The parent of the Parable, weeping over his penitent prodigal, is the Image of God. He tells you it is a furnace affliction, lighted, it may be, because of your sin. But He tells you, also, that He kindles it not to destroy but to refine. He Himself is seated by, tempering the fury of the flames; keeping the silver in the glowing heat just so long and no longer than is needed to purify—to purge away the dross, and leave His own image reflected there—"a vessel fit for the Master's use." One of the great master comforters of a past generation reminds us "it is where the rough waves roar, and the rattling shingle is tossed about, that we find the pebbles rounded and polished. So the Lord is shaping the storm-tossed life" (Guthrie). "In the same way," says another, "Christ deals with the white sapphire stone of His love, glistening with its hexagon star of light and the disciple's own name engraved by His own hand as a keepsake of love. …The white stone is love's symbol. For in the old heraldry the sapphire always meant love. The ruby, which is only the red sapphire, earth's love. The commoner blue sapphire, heaven's love. The white sapphire, Christ's special love" (Lovell).
Never let us forget God's object in affliction. It is to draw out new and hitherto unmanifested graces, especially the grace of silent unquestioning submission: the "peaceable fruits of righteousness in those who are exercised thereby." To adopt a sentence written on a different subject, "The devout soul, in this process, may be likened to a sensitized plate, set in proper position under a starlit sky, which after due exposure is found marked by new stars, invisible to the naked eye, and beyond the farthest sweep of the unaided telescope" (Edinburgh Review).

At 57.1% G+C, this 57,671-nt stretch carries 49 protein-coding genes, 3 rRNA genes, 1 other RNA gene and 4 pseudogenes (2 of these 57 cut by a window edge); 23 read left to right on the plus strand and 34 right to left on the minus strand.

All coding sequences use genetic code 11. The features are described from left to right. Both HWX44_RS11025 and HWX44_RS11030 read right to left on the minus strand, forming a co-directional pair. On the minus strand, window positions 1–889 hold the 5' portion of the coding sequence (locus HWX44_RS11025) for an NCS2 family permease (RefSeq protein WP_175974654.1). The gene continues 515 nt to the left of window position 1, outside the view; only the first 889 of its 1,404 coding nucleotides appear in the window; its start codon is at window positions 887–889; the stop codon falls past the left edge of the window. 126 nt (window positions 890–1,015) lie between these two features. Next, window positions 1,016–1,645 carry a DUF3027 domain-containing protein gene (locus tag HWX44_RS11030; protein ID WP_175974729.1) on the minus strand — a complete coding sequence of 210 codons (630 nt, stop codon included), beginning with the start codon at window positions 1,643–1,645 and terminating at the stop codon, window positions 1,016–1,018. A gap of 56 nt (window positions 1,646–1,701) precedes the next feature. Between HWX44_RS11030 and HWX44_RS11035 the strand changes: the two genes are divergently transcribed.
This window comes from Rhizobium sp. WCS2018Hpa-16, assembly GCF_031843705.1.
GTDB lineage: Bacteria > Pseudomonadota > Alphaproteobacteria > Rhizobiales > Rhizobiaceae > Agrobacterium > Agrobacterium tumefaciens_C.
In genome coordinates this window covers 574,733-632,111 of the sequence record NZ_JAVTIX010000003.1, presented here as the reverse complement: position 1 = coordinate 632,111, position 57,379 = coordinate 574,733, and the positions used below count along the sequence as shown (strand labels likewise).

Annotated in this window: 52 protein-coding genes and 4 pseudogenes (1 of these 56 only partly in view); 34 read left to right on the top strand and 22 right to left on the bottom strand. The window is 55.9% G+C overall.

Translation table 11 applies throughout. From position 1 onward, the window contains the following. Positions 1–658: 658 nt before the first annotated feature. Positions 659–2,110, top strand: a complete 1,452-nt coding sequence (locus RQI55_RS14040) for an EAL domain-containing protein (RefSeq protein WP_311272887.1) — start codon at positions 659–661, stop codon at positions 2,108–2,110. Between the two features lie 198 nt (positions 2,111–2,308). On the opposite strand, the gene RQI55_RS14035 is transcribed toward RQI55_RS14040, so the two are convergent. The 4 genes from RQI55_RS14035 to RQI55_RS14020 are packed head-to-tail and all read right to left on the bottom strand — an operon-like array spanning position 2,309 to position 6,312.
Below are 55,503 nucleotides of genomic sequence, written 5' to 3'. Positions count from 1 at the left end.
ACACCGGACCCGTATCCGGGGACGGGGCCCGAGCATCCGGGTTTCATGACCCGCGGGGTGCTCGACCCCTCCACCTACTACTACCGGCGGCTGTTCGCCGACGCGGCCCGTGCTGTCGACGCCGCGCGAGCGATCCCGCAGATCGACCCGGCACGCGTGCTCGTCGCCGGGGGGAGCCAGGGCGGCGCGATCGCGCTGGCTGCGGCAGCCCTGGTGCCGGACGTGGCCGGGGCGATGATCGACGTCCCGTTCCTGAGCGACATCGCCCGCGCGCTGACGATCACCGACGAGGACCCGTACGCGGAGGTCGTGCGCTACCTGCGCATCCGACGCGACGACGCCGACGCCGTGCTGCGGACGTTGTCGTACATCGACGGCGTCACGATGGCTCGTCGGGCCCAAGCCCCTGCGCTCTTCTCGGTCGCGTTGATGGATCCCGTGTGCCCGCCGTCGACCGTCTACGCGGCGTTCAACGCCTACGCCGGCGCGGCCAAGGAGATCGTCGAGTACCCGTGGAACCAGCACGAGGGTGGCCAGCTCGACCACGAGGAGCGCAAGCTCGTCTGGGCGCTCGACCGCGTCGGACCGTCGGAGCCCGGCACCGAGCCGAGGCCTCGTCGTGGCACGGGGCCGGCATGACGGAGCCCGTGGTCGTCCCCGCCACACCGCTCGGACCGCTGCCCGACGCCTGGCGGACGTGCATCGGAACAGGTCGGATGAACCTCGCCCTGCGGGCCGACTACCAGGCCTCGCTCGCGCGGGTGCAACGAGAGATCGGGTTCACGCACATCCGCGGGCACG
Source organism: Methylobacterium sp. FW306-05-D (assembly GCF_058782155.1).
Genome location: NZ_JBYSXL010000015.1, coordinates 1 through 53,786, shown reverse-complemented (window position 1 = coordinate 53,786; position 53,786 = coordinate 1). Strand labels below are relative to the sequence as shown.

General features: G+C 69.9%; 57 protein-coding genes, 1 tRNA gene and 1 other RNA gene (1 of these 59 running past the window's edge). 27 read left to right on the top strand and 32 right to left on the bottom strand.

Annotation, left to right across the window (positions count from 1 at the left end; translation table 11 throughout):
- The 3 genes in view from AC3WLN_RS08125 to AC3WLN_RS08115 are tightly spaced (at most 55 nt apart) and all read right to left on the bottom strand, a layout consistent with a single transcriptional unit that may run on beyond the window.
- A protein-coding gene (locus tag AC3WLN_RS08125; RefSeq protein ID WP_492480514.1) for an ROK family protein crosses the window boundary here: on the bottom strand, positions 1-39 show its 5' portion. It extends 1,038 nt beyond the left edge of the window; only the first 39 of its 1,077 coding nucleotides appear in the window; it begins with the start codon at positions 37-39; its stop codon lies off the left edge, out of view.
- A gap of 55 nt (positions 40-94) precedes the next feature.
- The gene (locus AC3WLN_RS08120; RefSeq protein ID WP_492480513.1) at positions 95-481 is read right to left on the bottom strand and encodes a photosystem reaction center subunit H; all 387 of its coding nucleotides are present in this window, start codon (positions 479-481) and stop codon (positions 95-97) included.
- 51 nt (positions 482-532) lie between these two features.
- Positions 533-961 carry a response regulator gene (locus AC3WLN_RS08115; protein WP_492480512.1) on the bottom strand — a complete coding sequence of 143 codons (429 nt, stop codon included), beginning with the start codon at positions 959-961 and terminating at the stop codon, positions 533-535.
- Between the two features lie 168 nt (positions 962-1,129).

At times the remedial measures, which God sees and knows to be required, may involve the destruction of fond hopes and proud ambitions. You may recall the story of the Italian painter, high on the church scaffolding, completing on that dizzy height one of the frescoes. He was over-absorbed in his labor, and in a perilous position, from there being no railing. While stepping back, as is the artist's used, to get the general effect of his subject, he was all unconsciously on the very verge of the scaffolding. Another step would have hurled him a dead man to the marble pavement beneath. A brother artist close by, perceived his danger. With a flash of thought he took the swiftest, best means of rescuing his friend. What was this? He made a dash with his brush at the wet fresco. In so doing he spoiled his companion's work, but he saved his life.
This is at times God's needful method of dealing and discipline. He sees His people in perilous and "slippery places," about "to cast themselves to destruction," possibly through their own blindness, and all unconscious of danger. He wrecks, for the moment, their darling hopes, spoils "the pride of life." But all to save and prevent irreparable spiritual loss. "The day of the Lord of Hosts is…on all pleasant pictures" (Isaiah 2:16). It is a strong expression to employ. I heard that great preacher, Henry Melvill, use it fifty years ago, and I have never forgotten it, as he spoke empathetically of a father laying child after child in the grave. "It broke his heart, but saved his soul!" Yes, emphasize the saying of our motto-verse, "As many as I love, I rebuke and chasten." "Unto you it is given—(a family badge, a covenant privilege) to suffer." It is with His own children He thus deals, "Whose fire is in Zion, and His furnace in Jerusalem" (Isaiah 31:9).
O fire of the cloudy Pillar! come and search me, come and try me, come and see if there be any wicked way in me, and lead me in the everlasting way! Great will be the blessedness of sorrows if such be the result.